Turning to plaintiff's claims for $1,000,000 in punitive damages, the same result obtains. Generally, punitive damages may be added to compensatory damages in arriving at the jurisdictional minimum only when under the applicable state law punitive damages are recoverable. See, e. g., Dupont Galleries, Inc. v. International Magne-Tape Ltd., 300 F. Supp. 1179, 1180 (S.D.N.Y.1969). In a case charging fraud or deceit New York law permits the recovery of punitive damages, as a matter of law, only where the conduct complained of either affects the public generally or involves a gross departure from moral behavior. Walker v. Sheldon, 10 N.Y.2d 401, 406, 223 N.Y.S.2d 488, 492, 179 N.E.2d 497, 500 (1961). The complaint at bar falls short of this type of fraud and deceit.

Even assuming that punitive damages are recoverable, the plaintiffs still fail to meet the jurisdictional threshold. Indeed, the plaintiffs' share in the recovery would amount to approximately $3,000. Even when added to the request for compensatory damages the jurisdictional requirement has not been met.

While this case was still in State Court, defendant TIA moved to dismiss the complaint and plaintiffs cross-moved for partial summary judgment. Having determined from the face of the complaint that this Court lacks subject matter jurisdiction it is unnecessary for me to pass on these issues which are properly within the province of the State Court.[3]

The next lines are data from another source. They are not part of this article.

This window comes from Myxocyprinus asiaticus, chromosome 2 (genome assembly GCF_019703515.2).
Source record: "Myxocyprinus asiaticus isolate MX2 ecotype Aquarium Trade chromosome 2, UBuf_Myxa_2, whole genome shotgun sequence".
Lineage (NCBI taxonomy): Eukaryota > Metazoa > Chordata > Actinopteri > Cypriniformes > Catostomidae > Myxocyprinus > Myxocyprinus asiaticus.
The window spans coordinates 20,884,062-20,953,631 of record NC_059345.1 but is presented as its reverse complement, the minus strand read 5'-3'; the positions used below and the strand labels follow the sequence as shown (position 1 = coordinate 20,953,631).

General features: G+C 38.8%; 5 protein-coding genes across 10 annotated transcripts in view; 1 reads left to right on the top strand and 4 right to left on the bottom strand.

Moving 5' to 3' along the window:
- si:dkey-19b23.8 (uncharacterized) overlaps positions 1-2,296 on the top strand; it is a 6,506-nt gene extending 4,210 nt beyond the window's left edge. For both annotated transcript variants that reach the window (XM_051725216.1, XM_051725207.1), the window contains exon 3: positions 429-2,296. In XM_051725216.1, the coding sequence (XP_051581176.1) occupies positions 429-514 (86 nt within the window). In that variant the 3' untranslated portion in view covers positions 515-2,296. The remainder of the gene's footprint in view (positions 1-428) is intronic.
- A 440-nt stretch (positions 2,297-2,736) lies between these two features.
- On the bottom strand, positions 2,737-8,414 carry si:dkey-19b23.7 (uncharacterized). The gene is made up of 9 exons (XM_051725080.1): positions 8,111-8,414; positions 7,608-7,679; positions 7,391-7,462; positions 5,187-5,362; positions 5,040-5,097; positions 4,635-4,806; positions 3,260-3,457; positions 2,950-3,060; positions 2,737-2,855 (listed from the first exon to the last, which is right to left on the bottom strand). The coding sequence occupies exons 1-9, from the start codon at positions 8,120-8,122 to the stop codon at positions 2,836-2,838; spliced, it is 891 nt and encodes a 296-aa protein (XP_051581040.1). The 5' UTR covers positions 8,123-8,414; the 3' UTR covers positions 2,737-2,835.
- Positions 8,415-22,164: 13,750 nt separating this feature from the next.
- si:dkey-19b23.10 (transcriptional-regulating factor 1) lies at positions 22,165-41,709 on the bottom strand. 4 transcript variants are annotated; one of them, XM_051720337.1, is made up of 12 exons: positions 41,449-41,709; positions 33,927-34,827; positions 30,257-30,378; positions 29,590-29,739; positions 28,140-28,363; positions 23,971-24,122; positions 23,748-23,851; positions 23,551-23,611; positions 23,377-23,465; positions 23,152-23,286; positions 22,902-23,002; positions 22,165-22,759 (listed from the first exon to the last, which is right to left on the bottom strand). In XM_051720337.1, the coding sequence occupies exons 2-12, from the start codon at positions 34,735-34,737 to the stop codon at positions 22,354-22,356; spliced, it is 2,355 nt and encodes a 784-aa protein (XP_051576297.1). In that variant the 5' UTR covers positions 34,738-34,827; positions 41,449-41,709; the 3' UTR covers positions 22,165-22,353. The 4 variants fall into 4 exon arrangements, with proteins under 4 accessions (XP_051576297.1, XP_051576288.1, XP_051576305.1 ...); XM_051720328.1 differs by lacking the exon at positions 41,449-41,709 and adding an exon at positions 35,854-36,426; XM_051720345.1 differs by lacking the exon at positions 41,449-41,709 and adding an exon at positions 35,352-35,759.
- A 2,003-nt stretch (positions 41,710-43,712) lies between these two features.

Accordingly, plaintiffs' motion to remand this case to the New York State Supreme Court is granted. Costs and $750 attorneys' fees necessitated by the removal are assessed against defendant GWV. Defendant TIA's cross-motion to dismiss and plaintiff's cross-motion for partial summary judgment are denied without costs to any party on those motions. The Clerk is directed to mail a certified copy of this order to the New York State Supreme Court from which this case was removed.



[1] New York C.P.L.R. § 902 provides in pertinent part that "in an action brought as a class action, the plaintiff shall move for an order to determine whether it is to be so maintained." A similar provision is found in Federal Rule 23(c) (1). Thus, at this juncture in the proceeding, the propriety of maintaining the suit as a class action has not been determined.

[2] 28 U.S.C. § 1446(a) allows removal only if all of the defendants join in the petition. Committee of Interns and Residents v. New York State Labor Relations Board, 420 F. Supp. 826 (S.D.N. Y.1976); Chicago, Rock Island & Pacific Railway Co. v. Martin, 178 U.S. 245, 20 S. Ct. 854, 44 L. Ed. 1055 (1900). Since defendant TIA did not join in the removal petition it would appear that the removal was improper ab initio. However, since both defendants now seek to sustain the removal, I need not pass on this apparent procedural defect.

[3] Entry of an order of remand and mailing a certified copy to the State Court under 28 U.S.C. § 1447(c) completely divests the federal court of jurisdiction and reinvests the State Court with jurisdiction to proceed. United States v. Rice, 327 U.S. 742, 66 S. Ct. 835, 90 L. Ed. 982 (1946).